By partnering with Horizons for your company incorporation in China, you can save time and money while ensuring that the entire process will be handled efficiently, reliably, and with full compliance to local laws.
Local entity or PEO? Which is right for your business?
For many businesses, it often makes sense to engage a China PEO, rather than establishing a local entity in China. A PEO can handle your payroll and benefits in China, as well as HR duties, employment, and tax compliance. A PEO will act as your employees’ Employer of Record, which allows you to begin operating in China without a local entity.
Horizons provides a consulting service that enables you to decide if a PEO or entity is best for your business. Our experts will explain your legal options and responsibilities and support your business in designing an effective China strategy.
How to register a company in China
As discussed above, the most commonly used company registration tool in China is a wholly foreign owned enterprise (WFOE). Take a look at the 8 steps below which outline the process for registering a limited liability company in China.
1. Select an agency to assist you with the registration
Although the Chinese administration has placed a great deal of effort into supporting foreign businesses, it must be recognized that the process of registering a company is still complicated in application. In addition to preparing the necessary documents, there is also the interpretation of company laws that must be understood. While the task of registering a company can seem daunting, partnering with an agency will help you streamline the process.
In partnering with an agency, you benefit from the expertise of professionals who understand the intricacies involved in China company registration. These professionals will guide you on the best course of action to take during the registration process.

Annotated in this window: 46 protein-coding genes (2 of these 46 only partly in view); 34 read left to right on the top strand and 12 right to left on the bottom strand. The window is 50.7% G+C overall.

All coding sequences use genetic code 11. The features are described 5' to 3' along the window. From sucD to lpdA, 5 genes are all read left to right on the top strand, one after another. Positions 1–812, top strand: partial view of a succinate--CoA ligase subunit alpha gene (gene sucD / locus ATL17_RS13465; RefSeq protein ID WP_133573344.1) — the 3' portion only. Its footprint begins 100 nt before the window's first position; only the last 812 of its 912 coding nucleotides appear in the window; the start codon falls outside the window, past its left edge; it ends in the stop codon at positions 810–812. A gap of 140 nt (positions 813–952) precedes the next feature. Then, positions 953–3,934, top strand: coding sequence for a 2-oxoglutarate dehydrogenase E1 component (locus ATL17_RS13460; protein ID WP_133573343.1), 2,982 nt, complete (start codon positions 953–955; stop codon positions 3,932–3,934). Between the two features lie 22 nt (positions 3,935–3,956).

As a leader in China company registration, Horizons gives your business the advantage of being able to complete your company registration faster. In addition to guiding your company incorporation in China, Horizons will assist your business through matters of:
2. Choose the preferred company scope
The Chinese government has categorized business sectors and place an emphasis on areas that have the ability to quickly grow the economy.
To learn more about the country’s business landscape, we recommend viewing the Catalog for the Guidance of Foreign Investment Industries. This resource is regularly updated, with the China government encouraging investors that prioritize innovation. As an example, if you are a manufacturing business, your venture is likely to be heavily supported by the Chinese administration.
3. Prepare all necessary documents
To gain approval to begin operating your company, you first need to prepare and lodge a number of relevant documents. The following are the required documents:
- Company name
- To obtain a company name, we advise that you gain approval from the Administration of Industry and Commerce. This is a vital step to ensure that your business name does not conflict with any existing businesses. This approval process can take between 2 and 15 days, depending on the location in which you wish to operate.
- The details of controlling partners
- These are the details of the shareholders who hold the major shares in the company that you are incorporating. To avoid future complications, it is recommended you confirm that relevant business partners are able to hold shares in China.
- The management structure